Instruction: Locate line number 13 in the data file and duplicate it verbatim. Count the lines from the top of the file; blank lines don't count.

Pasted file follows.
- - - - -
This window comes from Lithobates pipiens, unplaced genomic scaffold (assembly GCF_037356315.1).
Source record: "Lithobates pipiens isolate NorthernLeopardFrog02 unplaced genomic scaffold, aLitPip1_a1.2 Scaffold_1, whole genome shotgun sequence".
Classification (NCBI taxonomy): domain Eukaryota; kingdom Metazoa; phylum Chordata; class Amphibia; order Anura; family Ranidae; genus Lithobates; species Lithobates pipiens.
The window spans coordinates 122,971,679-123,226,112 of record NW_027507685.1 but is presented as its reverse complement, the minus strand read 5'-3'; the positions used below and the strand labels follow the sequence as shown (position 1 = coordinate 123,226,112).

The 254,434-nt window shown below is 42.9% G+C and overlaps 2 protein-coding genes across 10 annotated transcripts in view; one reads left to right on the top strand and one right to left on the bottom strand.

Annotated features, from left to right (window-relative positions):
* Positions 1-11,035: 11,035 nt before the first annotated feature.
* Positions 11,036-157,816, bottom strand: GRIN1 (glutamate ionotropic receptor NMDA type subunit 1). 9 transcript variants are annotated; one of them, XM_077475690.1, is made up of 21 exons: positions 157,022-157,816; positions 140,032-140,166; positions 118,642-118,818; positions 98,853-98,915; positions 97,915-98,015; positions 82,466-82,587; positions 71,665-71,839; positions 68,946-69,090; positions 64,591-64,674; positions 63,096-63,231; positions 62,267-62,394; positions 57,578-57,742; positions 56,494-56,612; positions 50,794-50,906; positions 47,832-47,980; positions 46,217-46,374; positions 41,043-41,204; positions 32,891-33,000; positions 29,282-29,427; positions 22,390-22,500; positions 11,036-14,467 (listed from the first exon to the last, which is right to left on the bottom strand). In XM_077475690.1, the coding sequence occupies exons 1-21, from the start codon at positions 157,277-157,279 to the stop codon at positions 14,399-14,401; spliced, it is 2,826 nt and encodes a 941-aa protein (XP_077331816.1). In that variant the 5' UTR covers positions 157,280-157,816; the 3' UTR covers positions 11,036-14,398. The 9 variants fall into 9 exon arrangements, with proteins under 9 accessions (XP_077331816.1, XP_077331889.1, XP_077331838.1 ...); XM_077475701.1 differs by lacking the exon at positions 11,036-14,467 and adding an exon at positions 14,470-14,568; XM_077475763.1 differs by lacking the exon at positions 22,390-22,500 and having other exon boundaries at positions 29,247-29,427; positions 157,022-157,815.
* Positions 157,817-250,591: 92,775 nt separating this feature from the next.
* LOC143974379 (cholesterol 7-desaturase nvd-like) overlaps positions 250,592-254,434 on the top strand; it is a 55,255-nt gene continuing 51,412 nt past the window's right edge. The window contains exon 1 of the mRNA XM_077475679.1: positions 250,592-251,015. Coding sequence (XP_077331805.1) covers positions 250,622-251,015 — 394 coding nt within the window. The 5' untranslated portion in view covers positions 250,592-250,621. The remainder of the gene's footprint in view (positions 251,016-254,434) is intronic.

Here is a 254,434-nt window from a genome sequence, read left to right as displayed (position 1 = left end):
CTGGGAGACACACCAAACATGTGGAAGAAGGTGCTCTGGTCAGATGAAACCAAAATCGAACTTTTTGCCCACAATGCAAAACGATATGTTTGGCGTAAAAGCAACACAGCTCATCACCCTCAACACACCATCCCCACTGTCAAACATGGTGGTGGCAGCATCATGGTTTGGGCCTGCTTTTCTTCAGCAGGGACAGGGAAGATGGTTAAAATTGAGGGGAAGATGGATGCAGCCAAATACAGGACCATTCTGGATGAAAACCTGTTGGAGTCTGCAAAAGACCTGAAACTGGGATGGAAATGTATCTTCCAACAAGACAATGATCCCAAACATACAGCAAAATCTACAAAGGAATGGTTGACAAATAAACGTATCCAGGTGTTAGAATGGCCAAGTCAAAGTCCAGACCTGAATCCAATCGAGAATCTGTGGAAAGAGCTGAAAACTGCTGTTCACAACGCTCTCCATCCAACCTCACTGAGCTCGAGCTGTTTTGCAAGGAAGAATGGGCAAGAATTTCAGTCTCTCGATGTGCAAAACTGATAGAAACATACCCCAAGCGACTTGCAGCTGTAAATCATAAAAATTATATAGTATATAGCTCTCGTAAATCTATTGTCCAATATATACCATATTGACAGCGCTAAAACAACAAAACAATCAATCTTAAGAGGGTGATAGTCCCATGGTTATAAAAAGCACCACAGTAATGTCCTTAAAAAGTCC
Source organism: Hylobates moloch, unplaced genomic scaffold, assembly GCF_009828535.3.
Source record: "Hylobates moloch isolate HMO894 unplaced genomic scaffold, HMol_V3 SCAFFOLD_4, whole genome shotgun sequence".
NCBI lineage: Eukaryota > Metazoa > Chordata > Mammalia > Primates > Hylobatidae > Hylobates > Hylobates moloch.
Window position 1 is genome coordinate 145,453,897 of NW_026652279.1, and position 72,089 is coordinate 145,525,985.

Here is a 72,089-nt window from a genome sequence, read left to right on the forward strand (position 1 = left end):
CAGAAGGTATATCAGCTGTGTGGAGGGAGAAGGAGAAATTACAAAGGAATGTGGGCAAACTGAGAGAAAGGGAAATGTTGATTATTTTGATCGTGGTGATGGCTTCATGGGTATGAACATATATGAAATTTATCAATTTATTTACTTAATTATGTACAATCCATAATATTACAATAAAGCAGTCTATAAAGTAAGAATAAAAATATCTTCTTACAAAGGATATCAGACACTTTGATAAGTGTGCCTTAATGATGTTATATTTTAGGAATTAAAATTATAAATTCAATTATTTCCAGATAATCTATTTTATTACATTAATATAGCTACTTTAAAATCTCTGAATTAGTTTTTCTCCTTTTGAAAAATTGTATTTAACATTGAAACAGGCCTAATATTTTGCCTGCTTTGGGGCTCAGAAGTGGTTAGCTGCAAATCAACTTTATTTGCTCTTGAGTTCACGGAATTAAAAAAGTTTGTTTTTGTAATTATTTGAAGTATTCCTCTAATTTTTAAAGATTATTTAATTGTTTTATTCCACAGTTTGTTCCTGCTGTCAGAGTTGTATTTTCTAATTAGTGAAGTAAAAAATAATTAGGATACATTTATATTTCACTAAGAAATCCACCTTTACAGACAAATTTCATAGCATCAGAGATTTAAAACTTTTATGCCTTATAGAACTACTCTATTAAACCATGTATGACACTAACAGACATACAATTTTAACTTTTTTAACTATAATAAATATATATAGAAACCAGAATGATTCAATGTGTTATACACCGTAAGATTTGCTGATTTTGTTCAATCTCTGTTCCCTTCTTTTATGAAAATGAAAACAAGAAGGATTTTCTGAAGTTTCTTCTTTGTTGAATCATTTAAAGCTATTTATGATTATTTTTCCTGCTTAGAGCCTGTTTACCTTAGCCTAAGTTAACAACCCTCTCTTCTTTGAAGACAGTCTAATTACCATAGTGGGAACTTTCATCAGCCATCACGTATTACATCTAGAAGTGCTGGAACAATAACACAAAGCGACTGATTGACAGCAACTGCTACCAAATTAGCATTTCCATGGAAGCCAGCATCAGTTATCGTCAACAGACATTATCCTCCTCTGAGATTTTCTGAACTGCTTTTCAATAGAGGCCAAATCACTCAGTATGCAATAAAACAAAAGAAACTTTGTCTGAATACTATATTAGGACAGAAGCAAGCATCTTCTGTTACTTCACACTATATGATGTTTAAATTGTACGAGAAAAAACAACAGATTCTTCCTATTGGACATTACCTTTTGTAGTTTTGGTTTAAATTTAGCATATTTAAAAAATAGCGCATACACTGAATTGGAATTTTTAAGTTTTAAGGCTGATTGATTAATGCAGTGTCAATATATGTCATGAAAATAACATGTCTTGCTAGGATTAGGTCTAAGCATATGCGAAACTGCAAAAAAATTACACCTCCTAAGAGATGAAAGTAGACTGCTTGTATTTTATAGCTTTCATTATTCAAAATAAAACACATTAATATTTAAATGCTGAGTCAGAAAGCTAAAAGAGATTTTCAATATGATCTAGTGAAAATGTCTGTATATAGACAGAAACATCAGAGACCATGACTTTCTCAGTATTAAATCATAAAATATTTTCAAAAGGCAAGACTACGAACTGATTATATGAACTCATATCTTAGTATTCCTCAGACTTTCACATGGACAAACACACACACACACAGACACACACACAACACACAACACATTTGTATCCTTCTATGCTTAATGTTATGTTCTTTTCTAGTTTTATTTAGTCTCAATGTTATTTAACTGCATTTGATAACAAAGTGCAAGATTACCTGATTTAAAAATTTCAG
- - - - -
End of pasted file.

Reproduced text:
Source organism: Hylobates moloch, unplaced genomic scaffold, assembly GCF_009828535.3.